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Tina Maggio, Director of Communications
It is RID’s function to support our membership by providing the foundation needed to launch and sustain careers while ensuring quality service to the Deaf community. We do this through a strategic plan that encompasses Standards, Relationships and Resources. RID strives to improve the quality, quantity and qualifications of sign language interpreters through its three main triad of services -- National Testing System, Certification Maintenance Program, and Ethical Practices System.
With a membership of more than 16,000 individuals, RID is governed by an eleven (11) member board of directors and supported by the staff at RID Headquarters. Additionally, the association has more than 50 state and local affiliate chapters.
Established in 1964 and incorporated in 1973, RID is a tax-exempt 501(c)(3) non-profit organization.
Following is the breakdown of RID membership numbers for FY 2011:
9,492 RID Certified members
Americans With Disabilities Act (ADA)
For complete access to the ADA, go to the U.S. Department of Justice’s (DOJ) website at http://www.usdoj.gov/crt/ada/adahom1.htm
Below is information relevant to the utilization of interpreters from the ADA. The source of this information is from http://www.ada.gov/taman3.html#III-4.3100
III-4.3200 Effective communication. In order to provide equal access, a public accommodation is required to make available appropriate auxiliary aids and services where necessary to ensure effective communication. The type of auxiliary aid or service necessary to ensure effective communication will vary in accordance with the length and complexity of the communication involved.
Who decides what type of auxiliary aid should be provided? Public accommodations should consult with individuals with disabilities wherever possible to determine what type of auxiliary aid is needed to ensure effective communication. In many cases, more than one type of auxiliary aid or service may make effective communication possible. While consultation is strongly encouraged, the ultimate decision as to what measures to take to ensure effective communication rests in the hands of the public accommodation, provided that the method chosen results in effective communication.
Who is a qualified interpreter? There are a number of sign language systems in use by persons who use sign language. (The most common systems of sign language are American Sign Language and signed English.) Individuals who use a particular system may not communicate effectively through an interpreter who uses another system. When an interpreter is required, the public accommodation should provide a qualified interpreter, that is, an interpreter who is able to sign to the individual who is deaf what is being said by the hearing person and who can voice to the hearing person what is being signed by the individual who is deaf. This communication must be conveyed effectively, accurately, and impartially, through the use of any necessary specialized vocabulary.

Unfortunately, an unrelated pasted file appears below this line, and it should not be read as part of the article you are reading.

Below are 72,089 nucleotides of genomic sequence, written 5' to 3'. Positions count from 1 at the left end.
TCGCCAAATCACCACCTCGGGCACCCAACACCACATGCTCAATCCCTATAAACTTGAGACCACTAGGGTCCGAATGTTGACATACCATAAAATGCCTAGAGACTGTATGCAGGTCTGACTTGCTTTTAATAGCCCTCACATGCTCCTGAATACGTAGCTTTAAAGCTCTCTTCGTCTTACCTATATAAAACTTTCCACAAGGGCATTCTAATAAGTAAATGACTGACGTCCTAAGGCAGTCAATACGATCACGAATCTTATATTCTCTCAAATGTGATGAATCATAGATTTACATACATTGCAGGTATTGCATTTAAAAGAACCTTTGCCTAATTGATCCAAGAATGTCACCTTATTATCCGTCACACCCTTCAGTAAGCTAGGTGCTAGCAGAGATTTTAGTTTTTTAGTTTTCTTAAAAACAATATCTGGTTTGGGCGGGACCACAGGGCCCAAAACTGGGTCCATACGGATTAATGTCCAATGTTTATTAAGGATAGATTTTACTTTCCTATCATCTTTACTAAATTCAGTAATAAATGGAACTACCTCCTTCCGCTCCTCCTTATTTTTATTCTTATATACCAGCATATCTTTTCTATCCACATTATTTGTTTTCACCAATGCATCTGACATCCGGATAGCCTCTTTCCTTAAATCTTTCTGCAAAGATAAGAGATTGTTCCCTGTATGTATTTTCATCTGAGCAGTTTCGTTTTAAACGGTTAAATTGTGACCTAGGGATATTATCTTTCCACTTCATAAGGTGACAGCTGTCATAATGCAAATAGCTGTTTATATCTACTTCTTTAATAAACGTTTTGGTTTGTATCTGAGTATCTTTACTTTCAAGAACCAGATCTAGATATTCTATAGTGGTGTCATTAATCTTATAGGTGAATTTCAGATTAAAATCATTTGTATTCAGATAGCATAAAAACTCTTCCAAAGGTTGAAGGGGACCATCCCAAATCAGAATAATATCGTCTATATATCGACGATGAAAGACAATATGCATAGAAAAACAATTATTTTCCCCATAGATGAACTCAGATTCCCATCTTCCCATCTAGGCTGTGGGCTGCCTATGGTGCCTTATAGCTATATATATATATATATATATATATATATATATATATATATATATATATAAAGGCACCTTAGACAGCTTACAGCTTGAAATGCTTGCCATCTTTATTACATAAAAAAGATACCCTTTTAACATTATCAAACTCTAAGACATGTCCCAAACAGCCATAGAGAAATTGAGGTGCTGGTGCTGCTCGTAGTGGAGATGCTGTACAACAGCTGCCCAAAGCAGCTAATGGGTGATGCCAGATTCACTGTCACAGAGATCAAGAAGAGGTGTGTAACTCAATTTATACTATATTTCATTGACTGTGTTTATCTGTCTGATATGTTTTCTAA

Can a public accommodation use a staff member who signs "pretty well" as an interpreter for meetings with individuals who use sign language to communicate? Signing and interpreting are not the same thing. Being able to sign does not mean that a person can process spoken communication into the proper signs, nor does it mean that he or she possesses the proper skills to observe someone signing and change their signed or fingerspelled communication into spoken words. The interpreter must be able to interpret both receptively and expressively.
If a sign language interpreter is required for effective communication, must only a certified interpreter be provided? No. The key question in determining whether effective communication will result is whether the interpreter is "qualified," not whether he or she has been actually certified by an official licensing body. A qualified interpreter is one "who is able to interpret effectively, accurately and impartially, both receptively and expressively, using any necessary specialized vocabulary." An individual does not have to be certified in order to meet this standard. A certified interpreter may not meet this standard in all situations, e.g., where the interpreter is not familiar with the specialized vocabulary involved in the communication at issue.
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